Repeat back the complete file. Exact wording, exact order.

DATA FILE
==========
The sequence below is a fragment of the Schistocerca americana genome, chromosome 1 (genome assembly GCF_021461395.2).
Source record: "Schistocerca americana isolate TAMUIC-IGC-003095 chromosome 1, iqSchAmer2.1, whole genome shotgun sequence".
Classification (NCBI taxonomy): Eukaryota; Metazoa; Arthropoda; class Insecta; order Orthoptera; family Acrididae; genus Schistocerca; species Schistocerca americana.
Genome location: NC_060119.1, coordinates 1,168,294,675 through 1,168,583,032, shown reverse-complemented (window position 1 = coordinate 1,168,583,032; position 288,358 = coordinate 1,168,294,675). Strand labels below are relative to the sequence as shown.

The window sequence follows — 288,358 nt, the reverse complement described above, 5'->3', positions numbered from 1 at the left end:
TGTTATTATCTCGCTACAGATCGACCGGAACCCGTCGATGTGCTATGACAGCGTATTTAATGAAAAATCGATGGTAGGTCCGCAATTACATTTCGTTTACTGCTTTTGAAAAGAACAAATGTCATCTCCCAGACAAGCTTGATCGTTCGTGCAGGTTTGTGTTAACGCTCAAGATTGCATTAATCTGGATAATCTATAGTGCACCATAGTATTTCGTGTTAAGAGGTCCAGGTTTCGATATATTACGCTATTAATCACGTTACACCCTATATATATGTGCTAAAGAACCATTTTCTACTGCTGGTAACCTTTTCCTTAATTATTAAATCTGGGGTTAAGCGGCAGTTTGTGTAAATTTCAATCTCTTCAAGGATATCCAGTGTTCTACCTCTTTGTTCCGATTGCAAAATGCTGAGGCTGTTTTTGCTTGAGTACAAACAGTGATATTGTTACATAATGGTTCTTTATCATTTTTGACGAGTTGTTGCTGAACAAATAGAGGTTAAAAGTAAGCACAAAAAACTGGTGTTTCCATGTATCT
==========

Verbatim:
The sequence below is a fragment of the Schistocerca americana genome, chromosome 1 (genome assembly GCF_021461395.2).
Source record: "Schistocerca americana isolate TAMUIC-IGC-003095 chromosome 1, iqSchAmer2.1, whole genome shotgun sequence".
Classification (NCBI taxonomy): Eukaryota; Metazoa; Arthropoda; class Insecta; order Orthoptera; family Acrididae; genus Schistocerca; species Schistocerca americana.
Genome location: NC_060119.1, coordinates 1,168,294,675 through 1,168,583,032, shown reverse-complemented (window position 1 = coordinate 1,168,583,032; position 288,358 = coordinate 1,168,294,675). Strand labels below are relative to the sequence as shown.

The window sequence follows — 288,358 nt, the reverse complement described above, 5'->3', positions numbered from 1 at the left end:
TGTTATTATCTCGCTACAGATCGACCGGAACCCGTCGATGTGCTATGACAGCGTATTTAATGAAAAATCGATGGTAGGTCCGCAATTACATTTCGTTTACTGCTTTTGAAAAGAACAAATGTCATCTCCCAGACAAGCTTGATCGTTCGTGCAGGTTTGTGTTAACGCTCAAGATTGCATTAATCTGGATAATCTATAGTGCACCATAGTATTTCGTGTTAAGAGGTCCAGGTTTCGATATATTACGCTATTAATCACGTTACACCCTATATATATGTGCTAAAGAACCATTTTCTACTGCTGGTAACCTTTTCCTTAATTATTAAATCTGGGGTTAAGCGGCAGTTTGTGTAAATTTCAATCTCTTCAAGGATATCCAGTGTTCTACCTCTTTGTTCCGATTGCAAAATGCTGAGGCTGTTTTTGCTTGAGTACAAACAGTGATATTGTTACATAATGGTTCTTTATCATTTTTGACGAGTTGTTGCTGAACAAATAGAGGTTAAAAGTAAGCACAAAAAACTGGTGTTTCCATGTATCT